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The NCAA’s Gambling Surveys Aren’t About Gambling

Written By Derek Helling on June 2, 2023
basketball players gather during practice as the ncaa conducts gambling surveys

The NCAA’s recent survey about gambling behavior among young adults is essentially worthless for revealing any useful information about that activity. However, for the NCAA, that doesn’t matter. That survey and the forthcoming one focusing on gambling among athletes were never intended to provide such data.

The format of the survey and the circumstances surrounding it point to an inescapable conclusion; the NCAA was looking for data to support the full-court press it is putting on the U.S. Congress for antitrust protection. It’s part of the NCAA’s fight to protect its chattel economy.

NCAA survey about gambling included a wide scope

The Opinion Diagnostics survey for the NCAA of more than 1,700 individuals between ages 18 and 22 didn’t reveal anything ground-breaking. The biggest takeaway according to the poll was that such people like to participate in gambling or at least gambling-adjacent activities.

The result that the NCAA touted, that “58% of respondents have participated in at least one sports betting activity,” needs a lot of context to accurately understand. It isn’t as simple as that sentence seems.

What the survey defined as a “sports betting activity” is extremely broad. Anyone who has put a few bucks on the line on a season-long fantasy league with friends, bet on a horse race or taken part in an office March Madness pool qualifies. It’s important to point out that the question asked if the respondents had ever done so in their lives, even just once.

Under those conditions, the only surprise is that the 58% stat wasn’t higher. The survey painted with the broadest of brushes in this regard. That was absolutely deliberate. The reason for that framing is quite obvious, too.

Common misconceptions about regulation of major college sports

In order to understand why the NCAA is taking efforts like this gambling survey, it’s important to correctly comprehend who regulates major college sports and how that happens. There are many common misconceptions.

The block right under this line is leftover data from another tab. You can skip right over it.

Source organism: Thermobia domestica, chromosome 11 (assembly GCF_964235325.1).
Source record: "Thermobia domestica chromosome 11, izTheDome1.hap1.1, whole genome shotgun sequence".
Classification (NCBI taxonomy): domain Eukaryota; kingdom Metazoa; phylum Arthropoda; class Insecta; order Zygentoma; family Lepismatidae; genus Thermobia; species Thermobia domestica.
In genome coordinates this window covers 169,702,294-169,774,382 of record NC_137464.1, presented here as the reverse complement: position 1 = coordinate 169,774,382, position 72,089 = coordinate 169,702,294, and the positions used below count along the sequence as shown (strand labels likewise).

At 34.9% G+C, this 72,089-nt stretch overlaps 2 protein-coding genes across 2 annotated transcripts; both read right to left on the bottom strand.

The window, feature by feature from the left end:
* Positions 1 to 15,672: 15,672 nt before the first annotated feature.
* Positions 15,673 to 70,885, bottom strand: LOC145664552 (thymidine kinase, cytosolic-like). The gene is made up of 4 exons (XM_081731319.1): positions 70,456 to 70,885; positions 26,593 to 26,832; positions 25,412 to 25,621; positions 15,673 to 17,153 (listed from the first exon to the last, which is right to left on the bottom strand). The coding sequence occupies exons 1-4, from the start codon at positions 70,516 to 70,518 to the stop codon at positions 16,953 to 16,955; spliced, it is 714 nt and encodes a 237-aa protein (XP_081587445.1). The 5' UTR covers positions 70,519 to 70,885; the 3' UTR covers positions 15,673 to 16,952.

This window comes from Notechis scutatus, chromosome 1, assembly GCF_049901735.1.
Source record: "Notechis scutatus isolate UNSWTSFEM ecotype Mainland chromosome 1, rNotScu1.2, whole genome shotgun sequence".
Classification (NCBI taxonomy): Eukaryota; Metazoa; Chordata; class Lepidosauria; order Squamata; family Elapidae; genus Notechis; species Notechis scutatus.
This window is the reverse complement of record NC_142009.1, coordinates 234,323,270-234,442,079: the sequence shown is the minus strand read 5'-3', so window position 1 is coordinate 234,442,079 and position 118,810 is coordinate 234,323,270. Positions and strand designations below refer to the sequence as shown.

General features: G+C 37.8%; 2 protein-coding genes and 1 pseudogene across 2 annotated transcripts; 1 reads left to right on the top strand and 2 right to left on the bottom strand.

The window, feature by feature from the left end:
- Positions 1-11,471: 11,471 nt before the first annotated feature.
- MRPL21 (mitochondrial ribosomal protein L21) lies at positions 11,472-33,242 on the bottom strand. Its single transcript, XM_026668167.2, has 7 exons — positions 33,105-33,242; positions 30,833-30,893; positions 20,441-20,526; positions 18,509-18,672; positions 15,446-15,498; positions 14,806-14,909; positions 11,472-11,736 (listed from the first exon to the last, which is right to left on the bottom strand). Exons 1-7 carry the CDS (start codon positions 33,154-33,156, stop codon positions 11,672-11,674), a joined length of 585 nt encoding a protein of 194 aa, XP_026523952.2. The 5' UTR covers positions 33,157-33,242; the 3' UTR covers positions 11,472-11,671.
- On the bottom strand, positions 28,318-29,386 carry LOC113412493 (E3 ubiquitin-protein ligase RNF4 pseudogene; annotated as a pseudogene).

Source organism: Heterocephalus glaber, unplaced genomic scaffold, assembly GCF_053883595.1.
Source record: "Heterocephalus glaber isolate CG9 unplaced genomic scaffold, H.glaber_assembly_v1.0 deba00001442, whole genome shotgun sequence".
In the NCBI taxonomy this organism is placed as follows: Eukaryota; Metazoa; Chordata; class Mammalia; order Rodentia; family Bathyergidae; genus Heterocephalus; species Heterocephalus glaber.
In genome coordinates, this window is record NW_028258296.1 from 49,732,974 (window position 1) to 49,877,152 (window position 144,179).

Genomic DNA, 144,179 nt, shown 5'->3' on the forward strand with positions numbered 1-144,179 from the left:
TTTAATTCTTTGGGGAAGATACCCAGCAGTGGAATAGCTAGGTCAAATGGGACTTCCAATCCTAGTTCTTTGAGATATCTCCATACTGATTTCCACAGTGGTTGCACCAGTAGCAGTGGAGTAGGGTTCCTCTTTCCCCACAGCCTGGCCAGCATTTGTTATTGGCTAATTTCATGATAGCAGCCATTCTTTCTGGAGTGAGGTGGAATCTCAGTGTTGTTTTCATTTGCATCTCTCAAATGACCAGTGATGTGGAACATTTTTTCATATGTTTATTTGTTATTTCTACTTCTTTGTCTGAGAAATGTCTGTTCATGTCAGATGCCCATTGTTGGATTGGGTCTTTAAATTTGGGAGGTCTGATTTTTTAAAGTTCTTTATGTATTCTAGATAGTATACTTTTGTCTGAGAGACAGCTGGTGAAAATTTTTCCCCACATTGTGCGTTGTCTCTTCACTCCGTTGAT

The NCAA is technically the national governing body for sports for its member institutions. It sets standards around athlete eligibility and other matters necessary to conduct sports. However, people tend to think that means the NCAA has “agents” on the thousands of campuses constantly policing those rules.

That couldn’t be further from the truth. In reality, the various member institutions are responsible for policing themselves. While the NCAA might write the rule books, the thousands of colleges and universities are really accountable not to the NCAA but to each other for abiding by those rules.

The NCAA only exists to facilitate those institutions holding each other accountable. The NCAA itself has no force of law behind it. It has zero authority to enforce any standards except that which its members collectively delegate to it.

For that reason, the NCAA is ultimately beholding to college presidents. Should those people ever en masse decide the organization no longer serves their interests, it would simply cease to exist. That situation is not currently as far-fetched as NCAA staff would like it to be.

The NCAA’s economic model is under threat

To comprehend what’s going on in major college athletics, it’s essential to understand how the economics of that industry have evolved. In short, things have not been going well for the NCAA’s model of “amateurism for thee, money for me.”

A major decision in that scope was the Supreme Court’s ruling in Alston v. NCAA. In that ruling, the court laid out that the NCAA has no authority to penalize its member institutions if they compensate athletes for their academic performances. At the same time, several individual states have also enacted laws that limit the powers of the NCAA to regulate its members.

Since then, the NCAA has been seeking an exemption to federal antitrust laws from Congress. Dr. Katie Lever, who studied sports policy to obtain her doctorate from the University of Texas, explains how the NCAA’s very survival is under threat.